Trump’s Turnberry posts £10m loss
Losses at Donald Trump’s Turnberry golf resort have more than doubled to reach £10 million.
The newly filed accounts with Companies House, revealed in The Scotsman, show under Trump’s ownership, the resort has failed to turn a profit for the fifth consecutive year.
The resort ran up losses of more than £10.7m last year, meaning that since Mr Trump purchased the property in 2014, it has lost nearly £43m.
The publication of Turnberry’s losses arrives as Mr Trump’s most prestigious overseas resort is at the centre of a Congressional investigation into US Defence Department spending and patronage.
The House Oversight and Reform Committee is also investigating US military spending at the Scottish Government-owned Glasgow Prestwick Airport, and its ties with Mr Trump’s South Ayrshire hotel and golf course.
The new accounts, which are lodged with Companies House, reveal that throughout 2018, Turnberry’s parent firm, Golf Recreation Scotland Limited, lost £10.77m on a turnover of £18.41m.
In the 12 months preceding this, Turnberry lost £3.38m, with turnover standing at £15.2m.
That represented a significant stemming of the record £17.6m losses posted in 2016 when Turnberry was partially closed to allow for refurbishment works.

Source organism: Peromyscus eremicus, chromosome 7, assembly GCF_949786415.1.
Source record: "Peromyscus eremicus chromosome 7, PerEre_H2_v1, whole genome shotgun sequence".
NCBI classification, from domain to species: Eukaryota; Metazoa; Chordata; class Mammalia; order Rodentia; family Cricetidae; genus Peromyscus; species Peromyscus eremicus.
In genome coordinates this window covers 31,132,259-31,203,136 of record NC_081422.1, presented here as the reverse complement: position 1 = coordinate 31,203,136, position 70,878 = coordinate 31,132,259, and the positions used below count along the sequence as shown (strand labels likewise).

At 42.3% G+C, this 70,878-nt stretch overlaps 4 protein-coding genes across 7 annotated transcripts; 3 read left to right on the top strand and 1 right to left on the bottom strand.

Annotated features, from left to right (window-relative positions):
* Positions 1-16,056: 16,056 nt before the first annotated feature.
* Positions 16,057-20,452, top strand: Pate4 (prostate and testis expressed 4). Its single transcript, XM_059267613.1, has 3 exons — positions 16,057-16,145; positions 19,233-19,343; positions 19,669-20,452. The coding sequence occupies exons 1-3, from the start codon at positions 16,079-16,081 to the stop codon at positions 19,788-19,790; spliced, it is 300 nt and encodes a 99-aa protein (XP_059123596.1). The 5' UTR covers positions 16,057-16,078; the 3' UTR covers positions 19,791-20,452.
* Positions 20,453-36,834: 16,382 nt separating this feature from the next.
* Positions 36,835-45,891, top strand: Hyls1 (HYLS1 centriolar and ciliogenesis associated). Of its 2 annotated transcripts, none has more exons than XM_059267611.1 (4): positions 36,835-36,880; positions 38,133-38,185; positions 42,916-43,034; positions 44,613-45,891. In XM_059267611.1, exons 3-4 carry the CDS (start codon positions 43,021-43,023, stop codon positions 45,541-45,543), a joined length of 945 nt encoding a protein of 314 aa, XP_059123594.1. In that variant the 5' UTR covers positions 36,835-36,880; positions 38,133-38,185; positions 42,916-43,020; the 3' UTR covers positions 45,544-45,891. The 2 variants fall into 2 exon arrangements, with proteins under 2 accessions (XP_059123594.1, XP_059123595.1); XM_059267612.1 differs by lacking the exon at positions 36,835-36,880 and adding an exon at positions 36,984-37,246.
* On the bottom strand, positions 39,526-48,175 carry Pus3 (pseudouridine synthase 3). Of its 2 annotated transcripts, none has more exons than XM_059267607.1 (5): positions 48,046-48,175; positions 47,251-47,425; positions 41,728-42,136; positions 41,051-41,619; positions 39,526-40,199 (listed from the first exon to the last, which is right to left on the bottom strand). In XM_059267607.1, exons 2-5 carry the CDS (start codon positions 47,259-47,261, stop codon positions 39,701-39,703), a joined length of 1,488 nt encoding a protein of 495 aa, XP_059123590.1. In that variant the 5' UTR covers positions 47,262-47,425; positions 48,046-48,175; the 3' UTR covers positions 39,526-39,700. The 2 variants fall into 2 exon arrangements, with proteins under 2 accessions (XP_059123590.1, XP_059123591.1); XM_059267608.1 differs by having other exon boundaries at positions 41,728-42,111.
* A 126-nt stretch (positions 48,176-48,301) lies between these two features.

The accounts also show that the resort owes The Donald J Trump Revocable Trust, its parent company, a total of £115m. This debt is an increase from the £107m reported in 2017.
The data reveals that the cost of sales increased from £9.7m to £11.5m over the same period and administrative expenses had also risen from £6.5m to £7.1m.
In his director’s report accompanying the accounts, the firm’s sole director, Mr Trump’s son, Eric, executive vice president at the Trump Organisation, wrote: “Trump Turnberry achieved tremendous success in 2018 as the property recorded its highest annual revenue in the resort’s storied 113-year history.
“Now in its fifth full operating year under Trump Hotels ownership. Trump Turnberry has established itself as Scotland’s premier destination for luxury travel, championship golf and special events.”
“As part of an ongoing multimillion-pound renovation, ownership continues to improve and modernise the property’s facilities including newly upgraded villas, enhanced spa and wellness offerings and an outdoor guest activity centre which will be fully completed in 2020.”
The accounts also confirm that the firm’s subsidiary, DT Connect Europe Limited, has sold its “main asset” to a “company under common control for £600,000.
The firm was set up to oversee a luxury helicopter charter business and the asset in question is one of three Sikorsky S-76B helicopters owned by Mr Trump.
The Scotsman reported last month, that the helicopter has been returned to the USA due to falling demand and some customers refusing to fly in the aircraft due to its distinct TRUMP branding.
The accounts also reveal that “no further revenue is expected to be generated” by DT Connect Europe, and that it has been “discontinued.”